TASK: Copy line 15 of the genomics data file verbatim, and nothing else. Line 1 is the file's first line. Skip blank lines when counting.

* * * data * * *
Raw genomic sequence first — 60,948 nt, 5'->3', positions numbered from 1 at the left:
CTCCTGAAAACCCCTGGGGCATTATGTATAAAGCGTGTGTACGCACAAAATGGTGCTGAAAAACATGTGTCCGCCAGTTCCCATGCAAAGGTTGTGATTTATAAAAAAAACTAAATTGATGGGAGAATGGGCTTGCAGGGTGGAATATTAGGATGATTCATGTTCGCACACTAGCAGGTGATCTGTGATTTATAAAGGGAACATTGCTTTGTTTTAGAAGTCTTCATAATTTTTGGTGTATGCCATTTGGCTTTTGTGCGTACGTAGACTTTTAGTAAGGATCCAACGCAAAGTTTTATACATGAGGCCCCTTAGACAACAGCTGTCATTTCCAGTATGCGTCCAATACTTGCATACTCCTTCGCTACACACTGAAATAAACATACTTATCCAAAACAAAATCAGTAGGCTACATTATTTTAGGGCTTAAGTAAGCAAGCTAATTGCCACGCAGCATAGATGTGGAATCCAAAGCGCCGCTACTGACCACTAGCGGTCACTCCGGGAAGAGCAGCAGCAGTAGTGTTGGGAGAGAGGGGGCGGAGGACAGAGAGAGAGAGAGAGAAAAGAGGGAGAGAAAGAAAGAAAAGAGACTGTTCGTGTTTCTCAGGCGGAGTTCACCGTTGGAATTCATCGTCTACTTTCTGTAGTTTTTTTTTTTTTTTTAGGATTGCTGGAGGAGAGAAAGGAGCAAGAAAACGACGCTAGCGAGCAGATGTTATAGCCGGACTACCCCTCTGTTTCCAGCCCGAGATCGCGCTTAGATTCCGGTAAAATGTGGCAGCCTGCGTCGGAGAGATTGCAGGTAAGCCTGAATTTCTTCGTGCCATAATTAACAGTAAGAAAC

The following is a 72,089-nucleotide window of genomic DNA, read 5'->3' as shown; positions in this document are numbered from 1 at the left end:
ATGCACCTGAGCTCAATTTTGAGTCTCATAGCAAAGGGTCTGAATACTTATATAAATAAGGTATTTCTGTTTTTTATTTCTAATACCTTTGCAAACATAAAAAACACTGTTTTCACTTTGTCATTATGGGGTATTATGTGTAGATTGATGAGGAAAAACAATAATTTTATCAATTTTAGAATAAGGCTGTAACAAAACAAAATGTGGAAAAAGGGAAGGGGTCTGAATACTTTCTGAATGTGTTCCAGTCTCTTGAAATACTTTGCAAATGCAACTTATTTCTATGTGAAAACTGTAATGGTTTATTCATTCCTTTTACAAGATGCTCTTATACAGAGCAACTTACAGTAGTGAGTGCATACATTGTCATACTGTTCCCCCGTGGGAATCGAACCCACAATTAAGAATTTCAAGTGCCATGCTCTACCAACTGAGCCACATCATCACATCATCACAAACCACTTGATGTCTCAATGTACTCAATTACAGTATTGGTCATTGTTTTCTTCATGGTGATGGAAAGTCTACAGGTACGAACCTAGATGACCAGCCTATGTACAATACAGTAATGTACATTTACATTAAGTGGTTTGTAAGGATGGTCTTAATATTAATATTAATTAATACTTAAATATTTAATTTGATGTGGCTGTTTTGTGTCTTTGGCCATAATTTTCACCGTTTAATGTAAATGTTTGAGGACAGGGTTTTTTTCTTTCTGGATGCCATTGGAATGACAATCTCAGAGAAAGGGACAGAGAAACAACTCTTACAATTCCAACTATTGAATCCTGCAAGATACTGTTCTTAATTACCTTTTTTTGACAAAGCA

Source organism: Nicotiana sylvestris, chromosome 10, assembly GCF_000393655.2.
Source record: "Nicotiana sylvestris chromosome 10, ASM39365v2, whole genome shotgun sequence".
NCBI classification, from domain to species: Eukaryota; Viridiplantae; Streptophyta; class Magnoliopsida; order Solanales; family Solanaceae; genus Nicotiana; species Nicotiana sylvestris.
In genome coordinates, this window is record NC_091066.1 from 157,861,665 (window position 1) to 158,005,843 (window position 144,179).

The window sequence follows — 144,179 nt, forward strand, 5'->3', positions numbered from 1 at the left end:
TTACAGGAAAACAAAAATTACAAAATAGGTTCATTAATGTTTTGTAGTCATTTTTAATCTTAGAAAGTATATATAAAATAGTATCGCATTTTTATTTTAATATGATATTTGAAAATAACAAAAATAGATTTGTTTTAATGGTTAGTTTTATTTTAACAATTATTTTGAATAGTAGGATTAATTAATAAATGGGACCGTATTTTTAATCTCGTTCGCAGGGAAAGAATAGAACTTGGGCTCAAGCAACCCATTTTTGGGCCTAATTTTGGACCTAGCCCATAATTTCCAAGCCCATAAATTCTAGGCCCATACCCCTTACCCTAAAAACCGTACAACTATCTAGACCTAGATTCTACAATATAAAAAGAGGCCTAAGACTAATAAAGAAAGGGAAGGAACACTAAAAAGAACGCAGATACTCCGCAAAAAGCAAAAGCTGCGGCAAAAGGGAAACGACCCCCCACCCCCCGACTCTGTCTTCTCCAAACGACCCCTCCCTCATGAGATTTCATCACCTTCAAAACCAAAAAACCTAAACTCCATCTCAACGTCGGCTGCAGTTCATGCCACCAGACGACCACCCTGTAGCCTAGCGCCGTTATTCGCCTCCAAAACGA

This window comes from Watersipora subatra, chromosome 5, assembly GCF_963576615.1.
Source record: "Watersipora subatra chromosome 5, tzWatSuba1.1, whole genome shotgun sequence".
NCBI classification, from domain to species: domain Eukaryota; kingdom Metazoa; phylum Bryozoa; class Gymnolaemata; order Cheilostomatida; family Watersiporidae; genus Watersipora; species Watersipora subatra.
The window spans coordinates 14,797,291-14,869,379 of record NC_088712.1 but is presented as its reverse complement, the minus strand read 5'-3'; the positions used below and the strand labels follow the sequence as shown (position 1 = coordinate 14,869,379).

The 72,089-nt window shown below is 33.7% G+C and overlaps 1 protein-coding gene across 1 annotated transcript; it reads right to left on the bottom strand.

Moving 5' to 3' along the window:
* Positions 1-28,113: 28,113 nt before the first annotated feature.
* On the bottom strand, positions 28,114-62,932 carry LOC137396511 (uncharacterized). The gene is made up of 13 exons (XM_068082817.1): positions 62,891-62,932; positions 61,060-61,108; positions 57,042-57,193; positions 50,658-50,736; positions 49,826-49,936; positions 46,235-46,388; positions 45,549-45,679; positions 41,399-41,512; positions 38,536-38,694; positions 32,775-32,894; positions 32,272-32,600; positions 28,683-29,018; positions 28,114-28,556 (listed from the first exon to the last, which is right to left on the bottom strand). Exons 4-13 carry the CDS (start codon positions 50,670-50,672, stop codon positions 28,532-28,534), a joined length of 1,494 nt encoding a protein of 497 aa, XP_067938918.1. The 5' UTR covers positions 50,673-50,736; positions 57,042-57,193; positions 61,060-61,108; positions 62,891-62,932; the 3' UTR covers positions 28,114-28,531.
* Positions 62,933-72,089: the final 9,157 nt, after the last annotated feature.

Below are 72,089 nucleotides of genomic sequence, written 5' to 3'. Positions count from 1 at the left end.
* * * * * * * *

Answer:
The 72,089-nt window shown below is 33.7% G+C and overlaps 1 protein-coding gene across 1 annotated transcript; it reads right to left on the bottom strand.